Dear Friends, Family and Colleagues,
My name is Jackie Gattonini, and I have been a Diagnostic tech at Beth Israel Deaconess for almost 5 years - the time has really flown by since my first day as a student! I am writing to ask for your help.
This year, I have been so fortunate to receive an opportunity of a lifetime: to represent BIDMC in the Boston Marathon on April 15th, 2013. I will be running 26.2 miles, as a member of the BIDMC Grateful Nation Team.
BIDMC holds a very special place in my heart. I received my education and training here and I was given the opportunity to become a full time employee in 2008. I’ve met many wonderful people and friends as well as as husband, Anthony (CT). BIDMC is also where a close family friend sought life-changing care. I am truly honored to work at BIDMC and to be given the opportunity to represent BIDMC for its world class care.
I will be 1 of 10 runners supporting the programs and research at Beth Israel Medical Center, and I have pledged to raise $5,000. Please help me reach my goal. With your help and generosity, BIDMC will continue its research to improve the lives of the hundreds of patients that come to BIDMC. All contributions will make a large impact.
***To donate online, please visit http://www.crowdrise.com/teamBIDMC/fundraiser/jackiegattonini
To donate on this page, please click the "Donate" button
***To Donate in person, stop me in the halls at work!
***or to send a check, please make payable to "BIDMC," and put Jackie Gattonini-Marathon in the memo section, and mail to:
39 Birchbrow Avenue
Weymouth, MA 02191
I will be accompanied by Dr. Martin Pollack, Chief of the Division of Nephrology. Dr. Pollack will be running to help continue the groundbreaking work he and his colleagues have done in recent years. Donations will help in continuing research into better treatment and prevention of kidney disease. Dr. Pollack and his team uncovered a common genetic mutation that may be partly responsible for African-Americans’ greatly increased susceptibility to kidney disease. African-Americans are five times more likely than Caucasians to have kidney disease. Dr. Pollack's team’s discovery brought researchers a step closer to eliminating this overwhelming difference, finding a potential cure, and developing better treatment and prevention methods. His work may also have important implications for treating heart failure, vascular disease, and other life-threatening illnesses to which kidney disease has been tied.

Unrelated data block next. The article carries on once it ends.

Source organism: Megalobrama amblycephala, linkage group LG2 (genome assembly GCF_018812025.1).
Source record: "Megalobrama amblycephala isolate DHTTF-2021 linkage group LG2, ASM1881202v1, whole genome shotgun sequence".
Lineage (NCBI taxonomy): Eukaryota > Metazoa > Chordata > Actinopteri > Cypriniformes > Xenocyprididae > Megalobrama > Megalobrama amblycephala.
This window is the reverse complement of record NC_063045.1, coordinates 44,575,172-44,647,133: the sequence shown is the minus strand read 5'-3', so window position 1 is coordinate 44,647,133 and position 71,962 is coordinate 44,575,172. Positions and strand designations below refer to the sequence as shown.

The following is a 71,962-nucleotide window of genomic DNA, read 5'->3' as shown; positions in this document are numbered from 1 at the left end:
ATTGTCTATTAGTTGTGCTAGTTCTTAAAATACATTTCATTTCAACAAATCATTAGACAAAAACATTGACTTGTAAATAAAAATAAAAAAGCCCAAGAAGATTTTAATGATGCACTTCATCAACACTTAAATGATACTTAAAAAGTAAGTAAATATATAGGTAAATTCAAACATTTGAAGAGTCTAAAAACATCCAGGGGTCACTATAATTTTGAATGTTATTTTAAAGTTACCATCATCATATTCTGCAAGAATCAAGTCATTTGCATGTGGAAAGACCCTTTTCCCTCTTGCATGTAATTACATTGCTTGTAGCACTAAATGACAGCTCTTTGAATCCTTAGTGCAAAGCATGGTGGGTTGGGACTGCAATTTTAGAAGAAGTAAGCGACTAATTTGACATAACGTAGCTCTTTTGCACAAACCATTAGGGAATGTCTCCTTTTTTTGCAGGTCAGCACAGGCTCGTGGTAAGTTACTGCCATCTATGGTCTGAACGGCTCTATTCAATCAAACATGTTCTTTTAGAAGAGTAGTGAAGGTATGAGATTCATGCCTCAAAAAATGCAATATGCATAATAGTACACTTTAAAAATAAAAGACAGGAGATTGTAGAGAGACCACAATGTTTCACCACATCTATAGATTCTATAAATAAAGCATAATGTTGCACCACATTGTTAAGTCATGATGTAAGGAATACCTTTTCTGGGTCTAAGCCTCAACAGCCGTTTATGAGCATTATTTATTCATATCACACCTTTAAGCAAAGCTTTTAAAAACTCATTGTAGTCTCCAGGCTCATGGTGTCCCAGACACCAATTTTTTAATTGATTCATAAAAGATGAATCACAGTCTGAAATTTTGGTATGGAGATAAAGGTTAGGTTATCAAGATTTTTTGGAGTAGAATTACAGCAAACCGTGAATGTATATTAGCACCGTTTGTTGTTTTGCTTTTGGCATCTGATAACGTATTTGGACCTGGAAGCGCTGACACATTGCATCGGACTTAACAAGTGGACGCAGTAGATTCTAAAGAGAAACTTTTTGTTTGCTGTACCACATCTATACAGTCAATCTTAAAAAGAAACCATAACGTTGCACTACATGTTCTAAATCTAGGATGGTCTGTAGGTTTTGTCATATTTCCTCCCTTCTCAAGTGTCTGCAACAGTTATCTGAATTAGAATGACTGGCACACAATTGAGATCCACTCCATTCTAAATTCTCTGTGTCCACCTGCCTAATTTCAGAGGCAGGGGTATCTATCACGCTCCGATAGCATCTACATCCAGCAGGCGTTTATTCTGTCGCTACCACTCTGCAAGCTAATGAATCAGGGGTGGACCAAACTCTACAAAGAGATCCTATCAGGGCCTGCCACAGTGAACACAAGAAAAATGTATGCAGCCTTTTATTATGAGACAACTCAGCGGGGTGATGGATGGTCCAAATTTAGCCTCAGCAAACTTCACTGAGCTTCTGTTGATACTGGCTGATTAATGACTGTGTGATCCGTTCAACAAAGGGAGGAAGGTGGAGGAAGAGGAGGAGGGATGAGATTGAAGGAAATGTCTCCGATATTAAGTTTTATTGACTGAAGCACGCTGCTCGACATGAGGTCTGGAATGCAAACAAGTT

Donations will also help support the Healthy Champions Program at the BIDMC-affiliated Bowdoin Street Health Center. Healthy Champions teaches economically disadvantaged children about the health and wellness issues that are most important within the Bowdoin-Geneva neighborhood and how they can create positive change within their families, schools, and the community.
Please come out and support BIDMC on April 15, 2013. I hope to see some familiar faces in the crowds! I am so excited to run my first marathon!
Please support me by visiting my personal page often for updates, and making a donation - a gift at any level will help me reach my goal of $5,000!
Thank you in advance- THANK YOU! THANK YOU! THANK YOU!
I really hope to see you there on April 15, 2013.
I know that times are hard right now, any donation is greatly appreciated. Please consider a gift to this great cause.
Beth Israel Deaconess Medical Center (BIDMC) and the Grateful Nation Boston Marathon Team are committed to raising awareness of health care bias and promoting health equity in our communities. In 2013, we will continue to raise funds for the Healthy Champions Program at BIDMC-affiliate Bowdin Street Health Center and the work of theMartin R. Pollak, M.D., chief of the BIDMC Division of Nephrology.
Healthy Champions is an interactive program designed to create a way for economically disadvantaged young people to become ambassadors of health within their own families, schools, and the community. The Healthy Champions Program teaches Bowdoin-Geneva neighborhood children wellness, prevention, and leadership and mentors them on spreading these important lessons to their families, neighbors, and school-age peers.
Dr. Pollak and his team have identified a reason for the high rate of kidney disease in people of African descent. Kidney disease is five times more likely to affect African Americans than other groups of people, and Dr. Pollak and his team are actively working to alleviate this epidemic. Over the next three to five years, Dr. Pollak aims to use his findings to better understand, prevent, and treat kidney disease in African Americans. He plans to develop a multifaceted approach to solving this problem that will be highly visible and have a large impact on the lives of individuals and their families.